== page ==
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Laura Burke, Martina Schmeling, Susanne Tidow-Kebritchi, Peter Filip, Nicholas Elliot, Jeffrey Gaynes, Bruce Ira Gaynes; In situ heavy metal concentrations in human aqueous humor and lens.. Invest. Ophthalmol. Vis. Sci. 2015;56(7 ):5719.
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© ARVO (1962-2015); The Authors (2016-present)
Heavy metals are ubiquitous elements that can accumulate in human tissue from various sources including inhalation and ingestion of contaminated water supplies. Limited data exists regarding the in-situ concentration of heavy metals in ocular fluids and tissues of humans. It is unclear if heavy metals in ocular fluid such as aqueous humor accumulate in sufficient quantity so as to impact cellular function. This study aims to provide a descriptive analysis of heavy metals found in aliquots of aqueous humor and homogenized lens tissue obtained during cataract surgery.
Samples of aqueous humor and fragmented lenses were obtained during cataract extraction of human subjects (N=11). Each sample was diluted 1:1 with ultrapure water, dried at 60C, and analyzed with total reflection X-ray fluorescence (TXRF) for heavy metal content. Concentrations were measured a minimum of 2 times per sample for accuracy. Data was corrected for heavy metal contaminants in balanced saline solution (BSS) used intra-operatively.
Within extracted lens material, the most commonly found heavy metals were chromium and manganese (90.9% of patients), followed by barium and cerium (63.6% each). The highest average concentration of a heavy metal was cerium (86.7 μg/L), followed by iron (80.4 μg/L), and barium (47.6 μg/L). Lead was found in four samples, with an average of 1.8 μg/L within those samples. Within aqueous humor, the most commonly found heavy metals were bromine and chromium (each found in 90.9% of patients), followed by copper (72.7%), iron and zinc (54.5% each). The highest average concentration was bromium (2,275.9 μg/L), followed by chromium (119.8 μg/L), and copper (105.3 μg/L). Lead was found in four samples, with an average of 2.4 μg/L within those samples.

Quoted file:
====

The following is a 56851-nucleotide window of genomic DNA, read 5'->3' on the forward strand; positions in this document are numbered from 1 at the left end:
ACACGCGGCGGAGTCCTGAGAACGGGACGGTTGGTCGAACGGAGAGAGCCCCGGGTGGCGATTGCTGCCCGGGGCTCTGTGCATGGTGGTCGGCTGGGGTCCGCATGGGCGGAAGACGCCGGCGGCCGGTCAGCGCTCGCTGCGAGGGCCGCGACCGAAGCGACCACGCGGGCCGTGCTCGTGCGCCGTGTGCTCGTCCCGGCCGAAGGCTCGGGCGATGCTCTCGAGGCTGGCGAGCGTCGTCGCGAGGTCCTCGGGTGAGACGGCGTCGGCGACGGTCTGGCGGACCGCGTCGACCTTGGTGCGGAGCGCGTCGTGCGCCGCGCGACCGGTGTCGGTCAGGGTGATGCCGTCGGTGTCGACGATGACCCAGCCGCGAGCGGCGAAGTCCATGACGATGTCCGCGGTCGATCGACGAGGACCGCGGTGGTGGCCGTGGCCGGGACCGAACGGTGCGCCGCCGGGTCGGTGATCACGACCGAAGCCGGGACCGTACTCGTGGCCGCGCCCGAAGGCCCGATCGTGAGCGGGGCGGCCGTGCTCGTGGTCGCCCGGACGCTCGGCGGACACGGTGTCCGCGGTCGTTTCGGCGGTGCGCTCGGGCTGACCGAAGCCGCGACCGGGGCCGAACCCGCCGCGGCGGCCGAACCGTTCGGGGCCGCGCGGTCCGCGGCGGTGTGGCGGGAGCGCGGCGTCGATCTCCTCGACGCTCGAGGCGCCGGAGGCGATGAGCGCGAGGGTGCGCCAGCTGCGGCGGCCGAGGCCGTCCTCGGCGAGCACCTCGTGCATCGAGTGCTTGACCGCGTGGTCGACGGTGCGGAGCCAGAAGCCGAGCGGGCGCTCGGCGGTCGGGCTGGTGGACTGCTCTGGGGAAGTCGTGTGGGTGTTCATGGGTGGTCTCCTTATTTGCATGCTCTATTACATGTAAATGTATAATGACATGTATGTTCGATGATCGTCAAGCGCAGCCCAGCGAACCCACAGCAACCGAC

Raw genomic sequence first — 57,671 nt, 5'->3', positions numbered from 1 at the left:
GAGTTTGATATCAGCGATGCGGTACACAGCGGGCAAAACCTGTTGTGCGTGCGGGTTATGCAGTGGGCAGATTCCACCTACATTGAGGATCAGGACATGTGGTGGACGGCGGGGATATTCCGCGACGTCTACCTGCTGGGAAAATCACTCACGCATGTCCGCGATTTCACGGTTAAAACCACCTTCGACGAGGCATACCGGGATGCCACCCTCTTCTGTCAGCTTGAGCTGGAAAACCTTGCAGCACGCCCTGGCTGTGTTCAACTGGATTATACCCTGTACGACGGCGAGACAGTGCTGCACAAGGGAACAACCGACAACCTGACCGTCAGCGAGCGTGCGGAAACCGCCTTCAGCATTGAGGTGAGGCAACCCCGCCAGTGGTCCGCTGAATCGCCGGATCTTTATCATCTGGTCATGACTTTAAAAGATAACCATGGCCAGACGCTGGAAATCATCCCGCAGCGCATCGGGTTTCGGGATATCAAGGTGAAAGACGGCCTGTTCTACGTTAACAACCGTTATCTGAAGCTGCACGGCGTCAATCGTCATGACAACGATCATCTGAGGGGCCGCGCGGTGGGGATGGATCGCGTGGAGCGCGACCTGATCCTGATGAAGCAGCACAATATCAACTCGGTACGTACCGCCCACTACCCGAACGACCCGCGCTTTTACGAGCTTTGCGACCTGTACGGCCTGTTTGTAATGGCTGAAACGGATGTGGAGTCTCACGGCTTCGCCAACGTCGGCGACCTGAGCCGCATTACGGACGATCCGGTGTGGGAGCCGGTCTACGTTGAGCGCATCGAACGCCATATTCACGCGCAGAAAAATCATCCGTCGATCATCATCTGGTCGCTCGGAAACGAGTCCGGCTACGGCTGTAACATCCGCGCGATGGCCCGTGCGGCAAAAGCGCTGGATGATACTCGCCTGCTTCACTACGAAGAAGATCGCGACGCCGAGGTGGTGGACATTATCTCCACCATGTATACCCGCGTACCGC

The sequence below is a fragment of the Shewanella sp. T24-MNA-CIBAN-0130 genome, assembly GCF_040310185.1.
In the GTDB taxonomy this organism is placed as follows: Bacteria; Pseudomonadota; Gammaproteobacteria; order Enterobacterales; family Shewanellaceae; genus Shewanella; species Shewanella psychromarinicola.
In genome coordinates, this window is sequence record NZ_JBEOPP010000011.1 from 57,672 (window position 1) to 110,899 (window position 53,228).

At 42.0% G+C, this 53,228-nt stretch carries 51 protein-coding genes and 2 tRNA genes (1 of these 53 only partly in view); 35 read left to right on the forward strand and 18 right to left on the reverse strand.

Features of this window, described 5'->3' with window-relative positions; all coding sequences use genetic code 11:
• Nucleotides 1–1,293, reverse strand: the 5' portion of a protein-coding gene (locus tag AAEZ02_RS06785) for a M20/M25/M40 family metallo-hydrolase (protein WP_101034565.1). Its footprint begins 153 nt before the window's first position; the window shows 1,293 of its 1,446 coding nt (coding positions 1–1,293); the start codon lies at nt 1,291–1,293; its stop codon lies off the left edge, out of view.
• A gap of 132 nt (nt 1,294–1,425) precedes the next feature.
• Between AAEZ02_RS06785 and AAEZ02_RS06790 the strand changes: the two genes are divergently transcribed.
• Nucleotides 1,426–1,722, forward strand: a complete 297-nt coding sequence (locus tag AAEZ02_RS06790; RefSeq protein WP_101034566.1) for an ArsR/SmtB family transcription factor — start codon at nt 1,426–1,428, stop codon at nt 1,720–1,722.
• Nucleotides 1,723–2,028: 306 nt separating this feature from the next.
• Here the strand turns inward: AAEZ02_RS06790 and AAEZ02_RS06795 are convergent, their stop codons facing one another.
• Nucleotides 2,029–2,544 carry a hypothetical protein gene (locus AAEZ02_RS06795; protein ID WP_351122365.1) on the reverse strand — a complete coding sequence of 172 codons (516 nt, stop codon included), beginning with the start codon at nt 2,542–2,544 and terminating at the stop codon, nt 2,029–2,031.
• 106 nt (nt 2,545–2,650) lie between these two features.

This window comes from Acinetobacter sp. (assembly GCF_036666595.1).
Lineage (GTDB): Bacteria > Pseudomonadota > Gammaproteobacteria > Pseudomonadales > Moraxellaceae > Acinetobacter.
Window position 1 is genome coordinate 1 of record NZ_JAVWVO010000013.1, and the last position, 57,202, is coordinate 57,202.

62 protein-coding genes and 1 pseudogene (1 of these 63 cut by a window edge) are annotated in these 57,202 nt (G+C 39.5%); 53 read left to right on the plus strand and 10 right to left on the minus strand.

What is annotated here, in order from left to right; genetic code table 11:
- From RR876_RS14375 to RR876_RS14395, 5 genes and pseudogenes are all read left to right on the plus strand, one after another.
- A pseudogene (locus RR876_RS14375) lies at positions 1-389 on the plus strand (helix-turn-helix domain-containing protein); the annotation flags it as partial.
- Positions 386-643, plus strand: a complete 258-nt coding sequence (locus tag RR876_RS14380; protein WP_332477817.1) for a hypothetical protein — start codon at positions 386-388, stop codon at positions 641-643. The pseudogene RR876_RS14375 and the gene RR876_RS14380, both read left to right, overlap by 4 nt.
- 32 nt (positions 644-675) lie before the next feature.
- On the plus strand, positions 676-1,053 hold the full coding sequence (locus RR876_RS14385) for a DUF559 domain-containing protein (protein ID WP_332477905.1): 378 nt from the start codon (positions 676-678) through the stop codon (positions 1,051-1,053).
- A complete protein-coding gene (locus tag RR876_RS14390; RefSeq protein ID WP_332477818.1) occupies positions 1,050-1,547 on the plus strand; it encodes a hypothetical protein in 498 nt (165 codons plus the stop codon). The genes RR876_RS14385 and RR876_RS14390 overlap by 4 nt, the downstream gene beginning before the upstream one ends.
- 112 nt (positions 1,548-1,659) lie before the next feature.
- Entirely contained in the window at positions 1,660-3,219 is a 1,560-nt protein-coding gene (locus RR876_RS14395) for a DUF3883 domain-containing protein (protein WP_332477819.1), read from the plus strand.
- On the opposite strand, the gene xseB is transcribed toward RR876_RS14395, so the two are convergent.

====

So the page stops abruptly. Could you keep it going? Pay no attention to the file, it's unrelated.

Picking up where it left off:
Our results demonstrate that heavy metals are found in both human aqueous humor and lens tissue in vivo. Most common and highest average concentration of heavy metals vary extensively between aqueous humor and lens samples. Interestingly, one of the most commonly found heavy metals with in the lens (manganese), was not found in any samples of aqueous humor. Also of note, chromium and/or lead were found in ocular fluid and/or lens material of all patients, and are known to induce marked tissue necrosis and cellular injury. Further studies are needed to analyze the role that these heavy metals may play in ocular physiology and pathology.
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